The award was presented to Tomoko by the Chancellor, Sir John Madejski. Ole Lund, programme director for Information Design, said ‘This award is a wonderful recognition of Tomoko’s hard work and we are very proud of her achievement.’ Professor Peter Miskell, Taught Postgraduate Recruitment Project Leader, commented ‘This clearly reflects well not just on Tomoko’s outstanding performance, but also on the Department more widely, and the calibre of students Typography & Graphic Communication is able to recruit.’
Tomoko, whose dissertation topic was the communication of tsunami evacuation procedures, joined the MA programme to consolidate professional experience she had gathered in medical research communication. She is planning to continue her career in information design research.
Last week saw the annual, simultaneously programmed, Art Book Fairs at MoMA PS1 in New York and the Whitechapel Gallery in London. Contributors from the Typography Department’s Art Information symposium, first staged in April at London’s ICA, presented again in New York and organiser Ruth Blacksell was invited to talk at NYCUs Artists Institute space in Manhattan. John Morgan, who will follow on at the Artists Institute this Autumn, presented live at the London Fair with his sell-out Whitechapel event ‘I will not make any more boring books’. Amongst the plethora of conference presentations and events across locations, other highlights included AA Bronson in conversation (London), the ‘Unbinding the book’ projects (London), ‘Publishing as research and development’ featuring the web-based magazines Triple Canopy and East of Borneo (NY), Norway’s Kunstnerbøker focus (NY), David Reinfurt of Dexter Sinister on Bruno Munari (NY) and Emily McVarish from California College of the Arts on the book designs of Phil Zimmerman (NY).
In November 2013 Typography’s Centre for Ephemera Studies (CES) published a Thesaurus of Ephemera Terms, which is freely available for download here, in two versions: alphabetical and top term order.
At present there are no plans to provide a searchable version. While not wishing to undermine the integrity of the thesaurus it is understood that users will adapt it for their own purposes as circumstances change.
We would welcome any comments and suggestions for improvement received before the end of 2014, as we intend to issue a revised version in 2015.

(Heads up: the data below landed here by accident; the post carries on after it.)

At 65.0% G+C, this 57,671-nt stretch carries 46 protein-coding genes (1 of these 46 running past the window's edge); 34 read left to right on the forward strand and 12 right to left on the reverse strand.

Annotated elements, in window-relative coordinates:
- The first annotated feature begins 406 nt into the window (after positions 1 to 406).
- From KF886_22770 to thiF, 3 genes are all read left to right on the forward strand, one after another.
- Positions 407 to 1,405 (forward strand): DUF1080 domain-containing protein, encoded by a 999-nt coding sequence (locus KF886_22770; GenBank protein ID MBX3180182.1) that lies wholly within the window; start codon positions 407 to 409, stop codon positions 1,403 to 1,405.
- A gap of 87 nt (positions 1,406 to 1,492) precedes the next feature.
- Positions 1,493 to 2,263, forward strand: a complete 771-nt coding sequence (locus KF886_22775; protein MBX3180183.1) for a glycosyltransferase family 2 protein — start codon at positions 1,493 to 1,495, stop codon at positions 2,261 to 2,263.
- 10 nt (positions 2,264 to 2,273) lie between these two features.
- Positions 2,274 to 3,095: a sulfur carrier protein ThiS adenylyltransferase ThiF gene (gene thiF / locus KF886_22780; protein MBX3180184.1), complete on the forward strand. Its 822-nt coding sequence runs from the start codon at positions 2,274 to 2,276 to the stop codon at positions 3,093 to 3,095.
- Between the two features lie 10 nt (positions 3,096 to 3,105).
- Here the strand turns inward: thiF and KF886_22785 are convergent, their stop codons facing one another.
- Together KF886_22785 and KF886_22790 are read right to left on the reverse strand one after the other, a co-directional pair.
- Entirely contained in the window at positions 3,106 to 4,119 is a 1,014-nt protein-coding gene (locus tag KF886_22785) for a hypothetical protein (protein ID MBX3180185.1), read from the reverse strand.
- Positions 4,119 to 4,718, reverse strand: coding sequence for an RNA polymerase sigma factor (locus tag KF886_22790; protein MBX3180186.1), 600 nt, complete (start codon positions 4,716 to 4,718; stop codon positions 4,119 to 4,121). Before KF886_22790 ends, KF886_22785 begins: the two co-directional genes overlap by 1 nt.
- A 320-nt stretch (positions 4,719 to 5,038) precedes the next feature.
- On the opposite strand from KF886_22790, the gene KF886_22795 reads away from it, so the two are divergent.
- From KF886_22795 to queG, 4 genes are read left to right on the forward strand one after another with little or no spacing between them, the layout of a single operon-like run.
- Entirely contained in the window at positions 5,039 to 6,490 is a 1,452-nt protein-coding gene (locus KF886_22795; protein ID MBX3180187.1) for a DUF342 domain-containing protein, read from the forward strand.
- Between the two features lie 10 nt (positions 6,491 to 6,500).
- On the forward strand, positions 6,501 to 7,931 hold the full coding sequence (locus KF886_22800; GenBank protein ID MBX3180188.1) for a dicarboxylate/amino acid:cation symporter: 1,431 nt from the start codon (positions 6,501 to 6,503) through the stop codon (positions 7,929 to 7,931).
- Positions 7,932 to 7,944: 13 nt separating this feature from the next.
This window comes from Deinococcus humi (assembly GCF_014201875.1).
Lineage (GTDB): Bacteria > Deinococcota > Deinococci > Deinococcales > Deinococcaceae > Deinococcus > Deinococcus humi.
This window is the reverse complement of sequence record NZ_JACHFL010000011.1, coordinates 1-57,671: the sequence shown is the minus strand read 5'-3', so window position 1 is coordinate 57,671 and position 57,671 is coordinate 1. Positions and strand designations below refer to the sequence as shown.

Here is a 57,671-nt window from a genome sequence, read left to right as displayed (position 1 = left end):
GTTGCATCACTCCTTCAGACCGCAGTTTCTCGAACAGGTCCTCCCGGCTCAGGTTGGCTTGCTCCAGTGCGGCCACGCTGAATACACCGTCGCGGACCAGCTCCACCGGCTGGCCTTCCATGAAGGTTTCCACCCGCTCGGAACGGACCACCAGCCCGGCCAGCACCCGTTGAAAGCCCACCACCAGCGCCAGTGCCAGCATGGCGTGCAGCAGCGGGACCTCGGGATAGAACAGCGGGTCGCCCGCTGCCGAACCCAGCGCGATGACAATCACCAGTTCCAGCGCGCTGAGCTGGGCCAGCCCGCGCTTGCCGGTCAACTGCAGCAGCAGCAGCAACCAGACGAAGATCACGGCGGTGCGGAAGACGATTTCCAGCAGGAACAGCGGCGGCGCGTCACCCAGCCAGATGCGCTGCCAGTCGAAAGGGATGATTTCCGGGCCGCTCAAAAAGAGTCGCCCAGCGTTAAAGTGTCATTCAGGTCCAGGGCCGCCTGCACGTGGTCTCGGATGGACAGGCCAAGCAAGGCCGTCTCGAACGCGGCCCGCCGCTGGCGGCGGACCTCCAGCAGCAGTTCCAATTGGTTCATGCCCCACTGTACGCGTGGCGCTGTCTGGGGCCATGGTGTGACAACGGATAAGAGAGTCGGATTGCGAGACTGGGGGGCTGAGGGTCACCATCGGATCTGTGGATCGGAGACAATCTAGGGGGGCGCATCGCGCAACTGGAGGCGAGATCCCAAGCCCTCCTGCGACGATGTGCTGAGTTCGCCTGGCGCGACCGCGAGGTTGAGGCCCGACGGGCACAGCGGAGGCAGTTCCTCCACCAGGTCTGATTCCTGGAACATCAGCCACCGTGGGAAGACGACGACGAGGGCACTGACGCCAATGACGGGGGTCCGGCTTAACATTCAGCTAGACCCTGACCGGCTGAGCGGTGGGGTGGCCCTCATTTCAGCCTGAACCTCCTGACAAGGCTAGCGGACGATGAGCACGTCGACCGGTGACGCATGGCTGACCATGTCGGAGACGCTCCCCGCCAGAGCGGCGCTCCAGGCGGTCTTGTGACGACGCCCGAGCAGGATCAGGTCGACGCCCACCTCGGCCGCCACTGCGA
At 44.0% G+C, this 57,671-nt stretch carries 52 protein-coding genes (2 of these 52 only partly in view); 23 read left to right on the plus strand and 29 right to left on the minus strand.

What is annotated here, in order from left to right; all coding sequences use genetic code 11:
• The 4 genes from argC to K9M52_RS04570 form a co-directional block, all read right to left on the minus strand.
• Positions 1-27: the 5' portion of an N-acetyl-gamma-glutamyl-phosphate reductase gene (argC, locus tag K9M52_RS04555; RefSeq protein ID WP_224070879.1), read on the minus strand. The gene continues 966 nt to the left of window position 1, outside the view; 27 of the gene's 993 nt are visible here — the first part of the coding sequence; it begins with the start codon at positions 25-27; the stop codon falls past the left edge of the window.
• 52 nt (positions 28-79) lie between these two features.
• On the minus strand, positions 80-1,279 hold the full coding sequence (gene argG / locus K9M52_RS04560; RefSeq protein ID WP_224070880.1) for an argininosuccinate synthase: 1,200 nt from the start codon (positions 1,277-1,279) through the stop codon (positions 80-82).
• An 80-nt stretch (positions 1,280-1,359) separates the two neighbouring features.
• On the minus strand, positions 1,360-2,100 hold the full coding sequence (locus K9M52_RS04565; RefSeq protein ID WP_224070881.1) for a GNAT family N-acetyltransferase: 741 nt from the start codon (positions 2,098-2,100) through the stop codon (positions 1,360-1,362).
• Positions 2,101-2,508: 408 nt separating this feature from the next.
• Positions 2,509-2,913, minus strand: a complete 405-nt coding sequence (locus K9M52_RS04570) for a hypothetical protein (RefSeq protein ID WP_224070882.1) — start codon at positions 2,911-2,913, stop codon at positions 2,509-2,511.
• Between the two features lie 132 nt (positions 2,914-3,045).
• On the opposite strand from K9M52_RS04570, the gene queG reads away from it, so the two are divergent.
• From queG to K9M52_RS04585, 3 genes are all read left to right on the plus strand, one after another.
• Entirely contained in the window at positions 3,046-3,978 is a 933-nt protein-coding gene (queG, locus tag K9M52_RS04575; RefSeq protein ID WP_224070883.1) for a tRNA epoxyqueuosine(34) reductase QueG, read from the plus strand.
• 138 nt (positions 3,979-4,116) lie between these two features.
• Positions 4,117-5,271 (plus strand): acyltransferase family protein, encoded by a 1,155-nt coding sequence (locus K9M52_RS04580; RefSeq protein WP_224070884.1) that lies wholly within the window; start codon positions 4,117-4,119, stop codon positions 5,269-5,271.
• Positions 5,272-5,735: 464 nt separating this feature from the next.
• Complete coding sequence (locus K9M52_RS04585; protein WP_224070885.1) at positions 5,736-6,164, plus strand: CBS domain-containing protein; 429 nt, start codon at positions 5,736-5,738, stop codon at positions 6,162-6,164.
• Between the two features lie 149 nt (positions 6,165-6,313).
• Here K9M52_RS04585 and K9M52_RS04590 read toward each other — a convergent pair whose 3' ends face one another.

Please send comments and suggestions to email@example.com.
Our collection of twentieth-century town plans, road maps and route plans includes four AA Route Sheets that were individually made in the 1940s for the trips members wanted to take.
The little booklets contain a combination of directions, maps, town plans and points of interest. The routes outlined in our recent acquisitions are London to Bournemouth, London to Liverpool, Chiswick to Middlesbrough and Middlesbrough back to Chiswick. They contain ‘places of interest’ descriptions of parts of the route: ‘Much pleasant woodland & some high ground after leaving Winchester’ as well as a detailed account of the route, in an abbreviated form that makes sense in context: ‘under second rly.br.bear lt.into’.
By 1948 AA membership returned to the pre-war level of over 700,000 and demand for routes like these increased rapidly, particularly when petrol rationing ended in 1950. The evocative ‘places of interest’ information was dropped at this time when details of the return route were added to the reverse of the route sheets. These route guides were the Sat Nav of their day, ideal for people that wanted a handy set of instructions on how to get from A to B.
Laura Weill, Typography Collections assistant
Mary Dyson outlines how she approaches typefaces and the challenges for research from a psychological and design perspective in The Conversation
Organised by Ruth Blacksell, Programme Director of the MA in Book Design, this event features presentations by Jo Melvin, Chelsea College of Arts, London; Lucy Mulroney, Syracuse University Special Collections Research Center, New York; Stuart Bailey, Dexter Sinister/The Serving Library, New York; and John Russell, Professor of Art at the University of Reading. Click here for more information and tickets.